1) Tape will play when address 1ff9 (or any of the cartridge mirrors) is read. The RAM write bit must also be set for the tape to start playing.

 

2) Tape will stop when address fa1a (specifically) is read. This is the point in the BIOS at which the program jumps to VCS RAM (at address 0x00fa) and the loaded program begins.

 

3) Rewinding: The "tape" is just a sound file (the emulator supports most WAV and MP3 files) so "playing" is nothing more than keeping track of how much of the file has been read and moving that progress pointer along every CPU cycle. "Rewinding" therefore, is just a case of resetting the progress pointer to zero when the end of the file has been reached.

 

 

An interesting question is: can you turn those signals I've described above into hardware? Somebody might have already done this but I wonder if you could have a Commodore 64 type cassette recorder than started and stopped automatically when the above conditions are met? But that's a question for the electronics experts.

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5 minutes ago, JetSetIlly said:

 

The tape "plays" and "stops" and "rewinds" automatically when the 6507 requires it.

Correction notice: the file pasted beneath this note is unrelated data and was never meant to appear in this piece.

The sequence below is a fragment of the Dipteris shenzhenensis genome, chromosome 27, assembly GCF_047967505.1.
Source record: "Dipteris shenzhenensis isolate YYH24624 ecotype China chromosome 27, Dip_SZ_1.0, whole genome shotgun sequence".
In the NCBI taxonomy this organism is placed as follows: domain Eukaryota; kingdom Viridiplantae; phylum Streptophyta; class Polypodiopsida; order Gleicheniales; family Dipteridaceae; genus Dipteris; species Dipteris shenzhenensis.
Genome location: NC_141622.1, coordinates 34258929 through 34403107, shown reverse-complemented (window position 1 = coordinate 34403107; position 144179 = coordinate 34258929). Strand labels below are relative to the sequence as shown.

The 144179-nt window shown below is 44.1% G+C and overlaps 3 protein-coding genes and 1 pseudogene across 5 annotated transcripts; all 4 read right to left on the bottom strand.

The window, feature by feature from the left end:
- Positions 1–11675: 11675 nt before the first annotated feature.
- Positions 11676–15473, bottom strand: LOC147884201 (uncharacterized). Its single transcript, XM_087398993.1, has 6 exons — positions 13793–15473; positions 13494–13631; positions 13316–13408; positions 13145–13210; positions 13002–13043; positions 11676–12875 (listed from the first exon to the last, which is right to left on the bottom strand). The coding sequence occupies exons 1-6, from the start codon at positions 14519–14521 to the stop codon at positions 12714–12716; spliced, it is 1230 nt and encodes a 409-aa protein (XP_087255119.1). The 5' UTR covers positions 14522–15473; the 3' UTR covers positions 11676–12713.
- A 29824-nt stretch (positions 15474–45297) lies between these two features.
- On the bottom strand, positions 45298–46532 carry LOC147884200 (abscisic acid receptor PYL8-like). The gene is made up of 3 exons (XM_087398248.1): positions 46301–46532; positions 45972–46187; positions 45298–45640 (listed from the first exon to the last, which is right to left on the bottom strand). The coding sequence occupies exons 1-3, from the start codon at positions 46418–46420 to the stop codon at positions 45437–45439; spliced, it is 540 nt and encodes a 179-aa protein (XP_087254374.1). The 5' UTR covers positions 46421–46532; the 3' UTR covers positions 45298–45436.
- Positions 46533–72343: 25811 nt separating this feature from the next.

This is my current strategy:

 

1) Tape will play when address 1ff9 (or any of the cartridge mirrors) is read. The RAM write bit must also be set for the tape to start playing.

 

2) Tape will stop when address fa1a (specifically) is read. This is the point in the BIOS at which the program jumps to VCS RAM (at address 0x00fa) and the loaded program begins.

 

3) Rewinding: The "tape" is just a sound file (the emulator supports most WAV and MP3 files) so "playing" is nothing more than keeping track of how much of the file has been read and moving that progress pointer along every CPU cycle. "Rewinding" therefore, is just a case of resetting the progress pointer to zero when the end of the file has been reached.

 

 

An interesting question is: can you turn those signals I've described above into hardware? Somebody might have already done this but I wonder if you could have a Commodore 64 type cassette recorder than started and stopped automatically when the above conditions are met? But that's a question for the electronics experts.

Very cool, for number 3 I think there may be an advantage with Gopher being able to move the seek mechanism independently to the target program while the SuperCharger must go file by file sequentially loading each one until it encounters the target program.

 

The TRS-80 had a motor control you could use to turn the cassette recorder on. The ADAM Family Computer could rewind and forward the tape too.